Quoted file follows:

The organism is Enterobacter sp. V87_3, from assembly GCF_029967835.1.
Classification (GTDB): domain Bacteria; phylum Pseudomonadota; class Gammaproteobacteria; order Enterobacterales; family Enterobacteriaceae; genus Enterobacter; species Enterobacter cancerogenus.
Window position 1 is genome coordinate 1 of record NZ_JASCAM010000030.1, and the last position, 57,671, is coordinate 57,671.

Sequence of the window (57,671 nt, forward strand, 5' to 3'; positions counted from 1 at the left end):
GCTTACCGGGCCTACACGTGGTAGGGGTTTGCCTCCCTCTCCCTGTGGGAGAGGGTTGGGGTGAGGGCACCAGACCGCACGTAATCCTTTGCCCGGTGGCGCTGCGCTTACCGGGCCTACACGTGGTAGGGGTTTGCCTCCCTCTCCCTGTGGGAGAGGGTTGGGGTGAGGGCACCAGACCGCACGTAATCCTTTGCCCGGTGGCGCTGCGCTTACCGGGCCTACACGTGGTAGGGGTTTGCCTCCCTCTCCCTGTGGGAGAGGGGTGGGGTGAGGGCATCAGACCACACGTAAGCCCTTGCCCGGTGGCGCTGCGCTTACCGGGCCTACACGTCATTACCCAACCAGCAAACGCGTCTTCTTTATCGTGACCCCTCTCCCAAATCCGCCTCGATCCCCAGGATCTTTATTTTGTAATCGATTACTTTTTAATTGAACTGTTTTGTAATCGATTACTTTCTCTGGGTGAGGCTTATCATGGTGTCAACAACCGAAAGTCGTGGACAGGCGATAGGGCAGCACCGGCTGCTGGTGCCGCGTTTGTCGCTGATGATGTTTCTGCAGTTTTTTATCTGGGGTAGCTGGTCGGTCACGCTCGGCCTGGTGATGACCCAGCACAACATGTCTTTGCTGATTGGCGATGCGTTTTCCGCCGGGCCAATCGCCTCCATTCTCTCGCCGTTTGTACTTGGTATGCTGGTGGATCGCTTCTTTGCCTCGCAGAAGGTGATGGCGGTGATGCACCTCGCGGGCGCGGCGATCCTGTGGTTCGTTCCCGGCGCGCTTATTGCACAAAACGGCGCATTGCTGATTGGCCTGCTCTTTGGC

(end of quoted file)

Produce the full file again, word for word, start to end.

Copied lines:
The organism is Enterobacter sp. V87_3, from assembly GCF_029967835.1.
Classification (GTDB): domain Bacteria; phylum Pseudomonadota; class Gammaproteobacteria; order Enterobacterales; family Enterobacteriaceae; genus Enterobacter; species Enterobacter cancerogenus.
Window position 1 is genome coordinate 1 of record NZ_JASCAM010000030.1, and the last position, 57,671, is coordinate 57,671.

Sequence of the window (57,671 nt, forward strand, 5' to 3'; positions counted from 1 at the left end):
GCTTACCGGGCCTACACGTGGTAGGGGTTTGCCTCCCTCTCCCTGTGGGAGAGGGTTGGGGTGAGGGCACCAGACCGCACGTAATCCTTTGCCCGGTGGCGCTGCGCTTACCGGGCCTACACGTGGTAGGGGTTTGCCTCCCTCTCCCTGTGGGAGAGGGTTGGGGTGAGGGCACCAGACCGCACGTAATCCTTTGCCCGGTGGCGCTGCGCTTACCGGGCCTACACGTGGTAGGGGTTTGCCTCCCTCTCCCTGTGGGAGAGGGGTGGGGTGAGGGCATCAGACCACACGTAAGCCCTTGCCCGGTGGCGCTGCGCTTACCGGGCCTACACGTCATTACCCAACCAGCAAACGCGTCTTCTTTATCGTGACCCCTCTCCCAAATCCGCCTCGATCCCCAGGATCTTTATTTTGTAATCGATTACTTTTTAATTGAACTGTTTTGTAATCGATTACTTTCTCTGGGTGAGGCTTATCATGGTGTCAACAACCGAAAGTCGTGGACAGGCGATAGGGCAGCACCGGCTGCTGGTGCCGCGTTTGTCGCTGATGATGTTTCTGCAGTTTTTTATCTGGGGTAGCTGGTCGGTCACGCTCGGCCTGGTGATGACCCAGCACAACATGTCTTTGCTGATTGGCGATGCGTTTTCCGCCGGGCCAATCGCCTCCATTCTCTCGCCGTTTGTACTTGGTATGCTGGTGGATCGCTTCTTTGCCTCGCAGAAGGTGATGGCGGTGATGCACCTCGCGGGCGCGGCGATCCTGTGGTTCGTTCCCGGCGCGCTTATTGCACAAAACGGCGCATTGCTGATTGGCCTGCTCTTTGGC